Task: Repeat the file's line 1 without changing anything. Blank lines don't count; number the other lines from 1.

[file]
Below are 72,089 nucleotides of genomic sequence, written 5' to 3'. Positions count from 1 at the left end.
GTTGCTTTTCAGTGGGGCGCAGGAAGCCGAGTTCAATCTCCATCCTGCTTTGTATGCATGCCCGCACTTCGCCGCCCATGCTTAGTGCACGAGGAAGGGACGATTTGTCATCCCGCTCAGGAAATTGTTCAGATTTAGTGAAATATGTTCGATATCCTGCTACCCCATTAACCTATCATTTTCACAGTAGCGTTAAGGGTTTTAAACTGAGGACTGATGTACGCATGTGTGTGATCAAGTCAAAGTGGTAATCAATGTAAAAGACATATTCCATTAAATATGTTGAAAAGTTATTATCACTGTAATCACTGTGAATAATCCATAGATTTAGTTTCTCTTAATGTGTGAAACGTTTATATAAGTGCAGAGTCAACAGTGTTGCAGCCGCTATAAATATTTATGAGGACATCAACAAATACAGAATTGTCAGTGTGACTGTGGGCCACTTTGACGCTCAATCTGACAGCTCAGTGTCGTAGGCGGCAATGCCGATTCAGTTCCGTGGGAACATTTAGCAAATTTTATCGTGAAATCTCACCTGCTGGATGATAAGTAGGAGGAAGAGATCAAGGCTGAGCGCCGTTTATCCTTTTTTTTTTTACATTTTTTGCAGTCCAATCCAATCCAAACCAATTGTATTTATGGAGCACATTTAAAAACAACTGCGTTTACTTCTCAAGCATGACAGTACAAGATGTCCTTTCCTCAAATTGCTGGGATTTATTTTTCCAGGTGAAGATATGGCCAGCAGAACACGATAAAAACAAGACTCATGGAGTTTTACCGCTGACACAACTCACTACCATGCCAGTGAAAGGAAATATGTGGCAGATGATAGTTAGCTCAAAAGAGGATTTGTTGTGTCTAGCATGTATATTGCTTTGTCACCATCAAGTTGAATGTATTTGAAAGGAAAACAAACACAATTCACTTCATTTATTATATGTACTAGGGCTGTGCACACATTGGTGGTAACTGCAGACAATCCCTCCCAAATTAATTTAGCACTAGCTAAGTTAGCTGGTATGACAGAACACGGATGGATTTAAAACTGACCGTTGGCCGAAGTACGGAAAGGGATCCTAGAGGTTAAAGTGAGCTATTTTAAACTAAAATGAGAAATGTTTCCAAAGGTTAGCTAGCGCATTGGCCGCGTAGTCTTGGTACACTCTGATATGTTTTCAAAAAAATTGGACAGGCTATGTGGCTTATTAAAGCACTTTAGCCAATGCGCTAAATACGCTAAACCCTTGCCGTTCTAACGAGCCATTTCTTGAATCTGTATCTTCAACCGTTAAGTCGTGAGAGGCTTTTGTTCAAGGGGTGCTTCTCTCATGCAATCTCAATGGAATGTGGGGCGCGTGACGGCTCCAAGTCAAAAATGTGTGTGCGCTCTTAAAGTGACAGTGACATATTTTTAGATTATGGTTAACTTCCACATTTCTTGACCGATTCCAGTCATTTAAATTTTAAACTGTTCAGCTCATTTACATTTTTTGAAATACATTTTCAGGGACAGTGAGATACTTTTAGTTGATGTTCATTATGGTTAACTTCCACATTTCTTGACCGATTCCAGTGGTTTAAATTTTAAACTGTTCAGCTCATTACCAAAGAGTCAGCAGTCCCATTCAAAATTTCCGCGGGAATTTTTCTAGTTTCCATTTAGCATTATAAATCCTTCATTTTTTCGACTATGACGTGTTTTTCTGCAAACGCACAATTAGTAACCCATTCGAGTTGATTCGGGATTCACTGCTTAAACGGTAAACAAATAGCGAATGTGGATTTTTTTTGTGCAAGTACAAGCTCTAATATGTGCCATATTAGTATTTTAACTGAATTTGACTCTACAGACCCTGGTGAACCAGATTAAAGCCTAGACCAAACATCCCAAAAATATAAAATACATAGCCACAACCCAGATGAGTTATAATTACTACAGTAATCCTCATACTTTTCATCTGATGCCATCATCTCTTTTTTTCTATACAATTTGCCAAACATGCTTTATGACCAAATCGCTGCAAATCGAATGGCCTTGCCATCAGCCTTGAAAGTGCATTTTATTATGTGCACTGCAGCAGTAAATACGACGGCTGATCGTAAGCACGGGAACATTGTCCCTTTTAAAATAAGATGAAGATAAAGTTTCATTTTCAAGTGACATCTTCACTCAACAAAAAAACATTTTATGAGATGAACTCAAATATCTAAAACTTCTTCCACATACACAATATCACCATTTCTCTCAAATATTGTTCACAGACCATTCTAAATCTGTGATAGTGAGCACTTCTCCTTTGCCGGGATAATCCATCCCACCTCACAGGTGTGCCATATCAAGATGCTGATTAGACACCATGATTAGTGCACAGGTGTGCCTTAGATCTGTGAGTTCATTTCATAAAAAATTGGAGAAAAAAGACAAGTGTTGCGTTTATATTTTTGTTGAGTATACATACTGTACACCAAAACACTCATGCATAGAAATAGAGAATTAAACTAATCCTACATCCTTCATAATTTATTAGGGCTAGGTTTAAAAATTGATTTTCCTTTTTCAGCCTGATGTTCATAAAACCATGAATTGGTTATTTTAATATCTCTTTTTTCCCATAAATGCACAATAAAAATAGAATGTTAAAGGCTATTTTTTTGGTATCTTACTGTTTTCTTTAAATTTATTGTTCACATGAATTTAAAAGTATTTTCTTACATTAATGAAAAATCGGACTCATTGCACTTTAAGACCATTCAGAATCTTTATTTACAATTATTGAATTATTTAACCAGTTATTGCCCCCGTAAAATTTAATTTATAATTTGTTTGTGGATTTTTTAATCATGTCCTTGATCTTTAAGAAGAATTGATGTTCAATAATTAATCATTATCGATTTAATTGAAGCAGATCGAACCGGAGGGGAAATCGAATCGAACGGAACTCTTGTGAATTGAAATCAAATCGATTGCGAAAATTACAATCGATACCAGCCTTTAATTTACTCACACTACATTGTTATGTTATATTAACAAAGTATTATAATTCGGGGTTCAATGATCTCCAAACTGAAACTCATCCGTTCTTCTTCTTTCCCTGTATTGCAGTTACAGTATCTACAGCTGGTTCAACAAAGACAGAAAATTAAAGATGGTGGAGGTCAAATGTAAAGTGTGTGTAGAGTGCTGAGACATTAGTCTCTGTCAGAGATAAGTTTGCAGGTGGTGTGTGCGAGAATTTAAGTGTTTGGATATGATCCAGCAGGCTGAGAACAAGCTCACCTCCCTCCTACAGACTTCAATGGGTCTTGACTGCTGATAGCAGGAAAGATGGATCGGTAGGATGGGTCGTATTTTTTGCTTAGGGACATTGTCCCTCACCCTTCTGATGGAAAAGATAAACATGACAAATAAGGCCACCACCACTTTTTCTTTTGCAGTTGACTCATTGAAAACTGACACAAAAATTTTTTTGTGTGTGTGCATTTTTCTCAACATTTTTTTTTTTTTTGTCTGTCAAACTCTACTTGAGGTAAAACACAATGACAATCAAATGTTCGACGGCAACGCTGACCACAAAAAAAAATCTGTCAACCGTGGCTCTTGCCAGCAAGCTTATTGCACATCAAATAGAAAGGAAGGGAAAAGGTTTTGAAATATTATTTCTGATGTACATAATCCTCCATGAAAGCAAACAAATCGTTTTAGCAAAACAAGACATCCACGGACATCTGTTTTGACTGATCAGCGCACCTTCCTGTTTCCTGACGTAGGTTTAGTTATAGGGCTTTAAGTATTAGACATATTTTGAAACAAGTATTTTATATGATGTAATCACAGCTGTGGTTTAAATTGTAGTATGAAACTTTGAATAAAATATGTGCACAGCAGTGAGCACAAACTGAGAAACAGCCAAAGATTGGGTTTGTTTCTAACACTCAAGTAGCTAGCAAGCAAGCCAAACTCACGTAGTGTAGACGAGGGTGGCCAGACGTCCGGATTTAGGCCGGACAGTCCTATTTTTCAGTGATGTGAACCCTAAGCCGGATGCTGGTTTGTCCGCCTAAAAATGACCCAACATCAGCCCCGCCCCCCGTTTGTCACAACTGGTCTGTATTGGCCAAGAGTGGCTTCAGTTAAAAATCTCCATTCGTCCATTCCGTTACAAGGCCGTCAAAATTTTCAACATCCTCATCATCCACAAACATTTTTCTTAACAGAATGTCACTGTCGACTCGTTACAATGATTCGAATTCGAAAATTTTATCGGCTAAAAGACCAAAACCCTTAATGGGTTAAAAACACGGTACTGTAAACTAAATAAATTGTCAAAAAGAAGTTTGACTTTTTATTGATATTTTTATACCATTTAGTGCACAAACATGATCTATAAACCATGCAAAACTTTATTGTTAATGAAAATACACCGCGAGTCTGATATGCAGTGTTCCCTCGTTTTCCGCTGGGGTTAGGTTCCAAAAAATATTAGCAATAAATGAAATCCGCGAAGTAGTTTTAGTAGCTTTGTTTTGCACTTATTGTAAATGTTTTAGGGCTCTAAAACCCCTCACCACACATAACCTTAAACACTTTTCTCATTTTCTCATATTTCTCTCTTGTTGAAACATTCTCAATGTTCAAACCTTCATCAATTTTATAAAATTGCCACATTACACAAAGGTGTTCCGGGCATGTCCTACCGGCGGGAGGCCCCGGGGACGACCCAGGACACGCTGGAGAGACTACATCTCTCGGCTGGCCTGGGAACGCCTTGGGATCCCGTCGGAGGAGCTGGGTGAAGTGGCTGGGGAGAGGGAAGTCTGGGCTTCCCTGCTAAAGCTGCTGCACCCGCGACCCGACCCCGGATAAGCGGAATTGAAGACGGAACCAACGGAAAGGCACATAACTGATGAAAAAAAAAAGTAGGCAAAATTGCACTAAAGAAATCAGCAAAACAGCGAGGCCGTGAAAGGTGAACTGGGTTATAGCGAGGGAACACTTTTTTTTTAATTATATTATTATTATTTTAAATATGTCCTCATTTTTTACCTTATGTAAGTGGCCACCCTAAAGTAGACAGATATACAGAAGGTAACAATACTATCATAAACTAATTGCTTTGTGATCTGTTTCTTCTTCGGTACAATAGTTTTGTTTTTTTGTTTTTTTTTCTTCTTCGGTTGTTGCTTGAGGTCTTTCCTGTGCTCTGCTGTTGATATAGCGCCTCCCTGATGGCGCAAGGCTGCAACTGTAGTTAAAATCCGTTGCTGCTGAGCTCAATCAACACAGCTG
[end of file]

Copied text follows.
Below are 72,089 nucleotides of genomic sequence, written 5' to 3'. Positions count from 1 at the left end.